As the harmattan mist returns in different parts of Nigeria, there have been flight delays and cancellation in states like Lagos, Abuja, Port Harcourt and Benin, where the fog’s presence is strong.
Adamu Abdullahi Director of Consumer Protection Council at the Nigerian Civil Aviation Authority (NCAA) on Tuesday 11 February 2020, said that “when safety is involved, we do not discuss comfort and we even encourage airlines to delay or cancel flights whenever they have technical issues or weather-related issues.” Subsequently, the Nigerian Aviation sector has delayed the grounding of foreign airlines in Lagos throughout the week due to the poor visibility of the planes caused by harmattan.
American carrier, Delta Airlines cancelled its 10:30 pm flight on Wednesday as a result of the foggy weather. Flights coming into Nigeria from other international airlines like Qatar Airways, Emirates, Delta Airways and KLM have also been cancelled while others diverted to land in a nearby country.
A British Airways flight which was expected to land in Lagos, on Sunday diverted from the Murtala Muhammed International Airport (MMIA) to Ghana with passengers currently stranded in Accra, due to the weather condition and poor instrument landing systems at MMIA.
Olusola, a scientist and one of the Passengers on the aircraft said: “it beats my imagination that a Nigerian airport cannot clear aircraft to land just because of harmattan, whereas countries with hazardous weather conditions like snow still clear aircraft for landing at their airports.” He went to say that “corruption has stunted even the development of critical facilities at our ‘acclaimed’ international airports.”
In 2012, the Nigerian government approved $707 million for the construction of 5 new international airports which are non-existent till today.
The lack of crucial modern facilities in international and regional airports such as lighting equipment for landing, basic navigation facilities to clear the aircraft for landing and an updated instrumentation Landing System (ILS) remain a recurrent issue in Nigeria. Despite alarming weather conditions, these equipment have the capacity to facilitate the landing and take-off of aircraft even during low visibility.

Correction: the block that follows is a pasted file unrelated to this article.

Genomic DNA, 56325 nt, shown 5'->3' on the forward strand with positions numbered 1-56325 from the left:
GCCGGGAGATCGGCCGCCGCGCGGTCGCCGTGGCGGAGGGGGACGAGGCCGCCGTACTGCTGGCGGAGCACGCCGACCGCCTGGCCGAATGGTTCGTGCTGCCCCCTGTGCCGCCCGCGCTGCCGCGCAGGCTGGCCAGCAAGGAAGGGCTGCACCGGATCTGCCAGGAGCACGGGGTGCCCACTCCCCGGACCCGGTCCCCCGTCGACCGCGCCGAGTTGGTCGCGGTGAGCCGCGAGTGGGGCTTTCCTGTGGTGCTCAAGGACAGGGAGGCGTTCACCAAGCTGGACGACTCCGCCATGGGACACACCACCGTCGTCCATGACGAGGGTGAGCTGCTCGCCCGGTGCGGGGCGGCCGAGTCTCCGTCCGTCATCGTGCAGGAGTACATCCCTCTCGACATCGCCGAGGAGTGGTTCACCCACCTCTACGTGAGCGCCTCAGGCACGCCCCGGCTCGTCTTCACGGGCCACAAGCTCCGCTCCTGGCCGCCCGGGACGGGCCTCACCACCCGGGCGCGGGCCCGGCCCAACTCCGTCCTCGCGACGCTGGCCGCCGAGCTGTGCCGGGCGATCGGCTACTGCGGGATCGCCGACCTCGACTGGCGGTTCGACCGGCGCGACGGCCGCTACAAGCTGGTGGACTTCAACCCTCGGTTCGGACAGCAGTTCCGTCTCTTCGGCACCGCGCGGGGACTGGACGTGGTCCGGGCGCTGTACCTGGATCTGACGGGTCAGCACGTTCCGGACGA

Noting the importance of this equipment, the newly reopened international airport in Enugu announced that it has successfully installed a new Category II (CAT II) Instrument Landing System/ Distance Measuring Equipment (ILS/DME) that provides aircraft with horizontal and vertical guidance before and during landing.
Consequently, other international and local airports in Nigeria should ensure that all their facilities are upgraded, and ensure the availability of standard navigation and clearance equipment for aeroplanes. This will eventually reduce the risk involved in flying under bad weather conditions and prevent further flight delays and cancellation.
Also, in terms of contributing to Nigeria’s revenue, frequent cancelation of flights is detrimental to the country’s income. In 2018 it was recorded that the aviation sector contributes approximately $400 million to the Nigerian economy each year and if there are more cancelations and delays in flights, this revenue will split into two. Efforts, therefore, have to be made in order to preserve the Nigerian aviation sector through revamping of its airports to meet international standards.